Declines in London, Yorkshire, and West Midlands creates first fall in rent paid in the 10-year period
The amount of rent paid by tenants in Great Britain saw a modest decline in 2018, the latest lettings research by Hamptons International revealed.
Over the last decade, the amount spent on renting by private renters has increased by £29.9 billion. However, last year, tenants paid £59.1 billion on rent, some 3% (£1.9 billion) less than in 2017 and the first fall since 2008.
The biggest decreases in rent paid were in London (-£0.62 billion), Yorkshire & the Humber (-£0.49 billion), and the West Midlands (-£0.36 billion), which together amounted to more than three quarters, or 78%, of the total decline.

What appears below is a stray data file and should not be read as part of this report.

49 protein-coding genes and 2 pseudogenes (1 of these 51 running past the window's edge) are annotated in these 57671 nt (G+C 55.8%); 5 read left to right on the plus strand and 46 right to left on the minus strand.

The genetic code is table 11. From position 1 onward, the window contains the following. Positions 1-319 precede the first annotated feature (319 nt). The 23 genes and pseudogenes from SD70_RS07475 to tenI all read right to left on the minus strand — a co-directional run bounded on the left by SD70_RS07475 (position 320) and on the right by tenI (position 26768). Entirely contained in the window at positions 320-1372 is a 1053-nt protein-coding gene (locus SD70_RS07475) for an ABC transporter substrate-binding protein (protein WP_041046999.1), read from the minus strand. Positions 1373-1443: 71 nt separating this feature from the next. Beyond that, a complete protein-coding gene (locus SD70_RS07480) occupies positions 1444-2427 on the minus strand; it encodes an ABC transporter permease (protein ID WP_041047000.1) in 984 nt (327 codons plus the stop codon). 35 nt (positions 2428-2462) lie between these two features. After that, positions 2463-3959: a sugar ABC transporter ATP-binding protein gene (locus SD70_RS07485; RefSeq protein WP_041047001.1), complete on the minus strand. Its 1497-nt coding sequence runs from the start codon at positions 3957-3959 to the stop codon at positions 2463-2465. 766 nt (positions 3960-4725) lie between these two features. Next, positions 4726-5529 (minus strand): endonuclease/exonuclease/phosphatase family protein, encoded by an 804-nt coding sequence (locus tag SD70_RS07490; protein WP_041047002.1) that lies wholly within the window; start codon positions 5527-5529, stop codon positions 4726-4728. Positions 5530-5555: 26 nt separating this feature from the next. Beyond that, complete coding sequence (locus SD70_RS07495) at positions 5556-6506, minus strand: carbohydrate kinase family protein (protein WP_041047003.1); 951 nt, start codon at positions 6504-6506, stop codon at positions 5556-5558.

Most other regions reported more moderate decreases, whilst just two – the North East and East Midlands – registered an increase in spending of £0.06 billion and £0.13 billion respectively.
Hamptons attributes the decline to a drop in the number of privately renting households, as well as the slowdown in rental growth for newly let properties, which in January was 0.6% on an annual basis; notably below the 2.4% rate recorded in January 2018.
Commenting on the figures, Aneisha Beveridge, Head of Research at Hamptons International, said: “The slowdown over the last year was mainly driven by London, but rents are now gradually starting to rise again in the capital. Meanwhile the South East and South West both recorded falling rents last month.”
In the most recent English Housing Survey, the overall number of privately renting households remained broadly unchanged in 2018 at 4.5 million.